The August 1994 legislation enacted section 11494, which provides:  “In the case of any property seized or forfeiture proceeding initiated before January 1, 1994, the proceeding to forfeit the property and the distribution of any forfeited property shall be subject to the provisions of this chapter in effect on December 31, 1993, as if those sections had not been repealed, replaced, or amended.” 11

 “ ‘[I]t has been held in a long line of cases that the repeal of a statute creating a penalty, running either to an individual or the state, at any time before final judgment, extinguishes the right to recover the penalty.’ ”  (People v. One 1953 Buick (1962) 57 Cal.2d 358, 363, 19 Cal.Rptr. 488, 369 P.2d 16, citations omitted.)  “Forfeiture of [inter alia,] a vehicle used to transport narcotics[,] is a penalty to induce performance of a duty and its penal character being obvious, the repeal of the statute authorizing the forfeiture extinguishes the right of forfeiture.”  (One 1986 Toyota, supra, 31 Cal.App.4th at p. 262, 37 Cal.Rptr.2d 29, citations omitted.)   Since “the title of the state is inchoate or incomplete until such time as there is a judicial determination of the forfeiture,” the effect of the repeal of the asset forfeiture law on January 1, 1994, was to extinguish whatever State rights existed in the forfeited property.  (See ibid.;   People v. One 1961 Austin Healey Sprite Roadster (1969) 1 Cal.App.3d 316, 318, 81 Cal.Rptr. 755 [“its penal character being obvious, the repeal of the statute authorizing the forfeiture extinguishes the right of forfeiture”], internal quotation marks omitted;  see also Ruiz, supra, 32 Cal.App.4th at pp. 1453–1454, fn. 17, 38 Cal.Rptr.2d 836 [suggesting double jeopardy implications because removing profits from those engaged in drug trade is punitive rather than remedial];  but see People v. 25651 Minoa Dr. (1992) 2 Cal.App.4th 787, 797, 3 Cal.Rptr.2d 577 [concluding “our drug forfeiture laws under sections 11470 and 11488.4 are civil and remedial in nature, and the ex post facto guarantees do not apply”].)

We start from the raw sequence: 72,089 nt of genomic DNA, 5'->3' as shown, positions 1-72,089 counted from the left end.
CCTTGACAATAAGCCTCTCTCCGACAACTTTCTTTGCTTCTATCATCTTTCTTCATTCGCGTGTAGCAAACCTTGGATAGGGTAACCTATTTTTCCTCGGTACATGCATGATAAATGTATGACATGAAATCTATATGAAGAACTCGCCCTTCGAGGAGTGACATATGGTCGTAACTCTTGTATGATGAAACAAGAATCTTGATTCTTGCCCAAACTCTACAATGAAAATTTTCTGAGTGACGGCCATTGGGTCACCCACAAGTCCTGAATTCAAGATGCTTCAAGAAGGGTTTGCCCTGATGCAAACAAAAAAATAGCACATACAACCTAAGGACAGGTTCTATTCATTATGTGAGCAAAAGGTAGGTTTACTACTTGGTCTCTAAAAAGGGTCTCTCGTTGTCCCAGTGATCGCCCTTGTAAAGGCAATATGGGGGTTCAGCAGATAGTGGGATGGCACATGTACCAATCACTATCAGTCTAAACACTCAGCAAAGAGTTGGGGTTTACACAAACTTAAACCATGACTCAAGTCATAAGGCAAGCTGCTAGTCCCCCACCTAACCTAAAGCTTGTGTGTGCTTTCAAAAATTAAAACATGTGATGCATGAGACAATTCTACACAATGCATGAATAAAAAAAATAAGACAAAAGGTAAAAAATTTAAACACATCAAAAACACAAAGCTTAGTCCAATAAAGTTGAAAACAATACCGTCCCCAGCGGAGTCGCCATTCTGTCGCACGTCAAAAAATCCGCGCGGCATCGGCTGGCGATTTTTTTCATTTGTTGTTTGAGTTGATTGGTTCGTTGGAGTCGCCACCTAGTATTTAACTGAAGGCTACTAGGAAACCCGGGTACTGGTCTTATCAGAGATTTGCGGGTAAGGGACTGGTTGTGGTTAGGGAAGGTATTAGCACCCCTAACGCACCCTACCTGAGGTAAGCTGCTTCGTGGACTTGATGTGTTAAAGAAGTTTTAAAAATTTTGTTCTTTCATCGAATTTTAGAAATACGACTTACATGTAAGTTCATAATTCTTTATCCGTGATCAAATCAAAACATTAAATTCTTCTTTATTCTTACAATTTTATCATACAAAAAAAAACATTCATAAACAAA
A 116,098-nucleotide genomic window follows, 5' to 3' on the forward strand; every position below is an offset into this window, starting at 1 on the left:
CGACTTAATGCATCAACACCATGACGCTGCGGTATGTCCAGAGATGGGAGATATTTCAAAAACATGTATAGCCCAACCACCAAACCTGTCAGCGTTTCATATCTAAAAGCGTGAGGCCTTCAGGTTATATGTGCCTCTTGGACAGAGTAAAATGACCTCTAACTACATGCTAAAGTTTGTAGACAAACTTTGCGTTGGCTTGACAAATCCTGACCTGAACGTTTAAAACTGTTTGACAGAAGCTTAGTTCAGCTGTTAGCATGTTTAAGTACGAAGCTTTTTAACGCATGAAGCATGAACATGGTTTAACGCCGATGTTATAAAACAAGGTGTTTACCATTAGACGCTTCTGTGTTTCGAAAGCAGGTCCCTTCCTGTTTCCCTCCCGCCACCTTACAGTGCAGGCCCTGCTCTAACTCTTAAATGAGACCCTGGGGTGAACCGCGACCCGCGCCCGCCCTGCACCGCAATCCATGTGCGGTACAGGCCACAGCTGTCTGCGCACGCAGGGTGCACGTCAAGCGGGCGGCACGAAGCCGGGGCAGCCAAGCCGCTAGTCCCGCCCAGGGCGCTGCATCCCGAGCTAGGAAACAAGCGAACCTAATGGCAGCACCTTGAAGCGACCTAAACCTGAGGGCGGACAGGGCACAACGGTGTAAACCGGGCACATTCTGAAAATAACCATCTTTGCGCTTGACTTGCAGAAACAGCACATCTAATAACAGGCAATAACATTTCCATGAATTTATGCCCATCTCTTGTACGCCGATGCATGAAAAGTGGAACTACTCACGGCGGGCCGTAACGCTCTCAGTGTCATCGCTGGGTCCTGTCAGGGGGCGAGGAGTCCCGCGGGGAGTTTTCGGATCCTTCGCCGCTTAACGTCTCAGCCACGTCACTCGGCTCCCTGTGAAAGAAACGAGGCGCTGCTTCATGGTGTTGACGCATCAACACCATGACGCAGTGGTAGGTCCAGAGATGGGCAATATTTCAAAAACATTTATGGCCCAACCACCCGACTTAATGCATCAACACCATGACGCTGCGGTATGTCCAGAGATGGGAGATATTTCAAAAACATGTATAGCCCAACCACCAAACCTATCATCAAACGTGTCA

“The Legislature, by the express use of a savings clause, may protect the rights of litigants in pending actions even though the particular statute is repealed.  [Citations.]”  (People v. One 1961 Austin Healey Sprite Roadster, supra, 1 Cal.App.3d at p. 319, 81 Cal.Rptr. 755.)   However, the Legislature did not use such savings clauses when establishing the express repealers in the 1990 act.   Accordingly, the August 1994 legislation stands alone, as if there was no preexisting law.12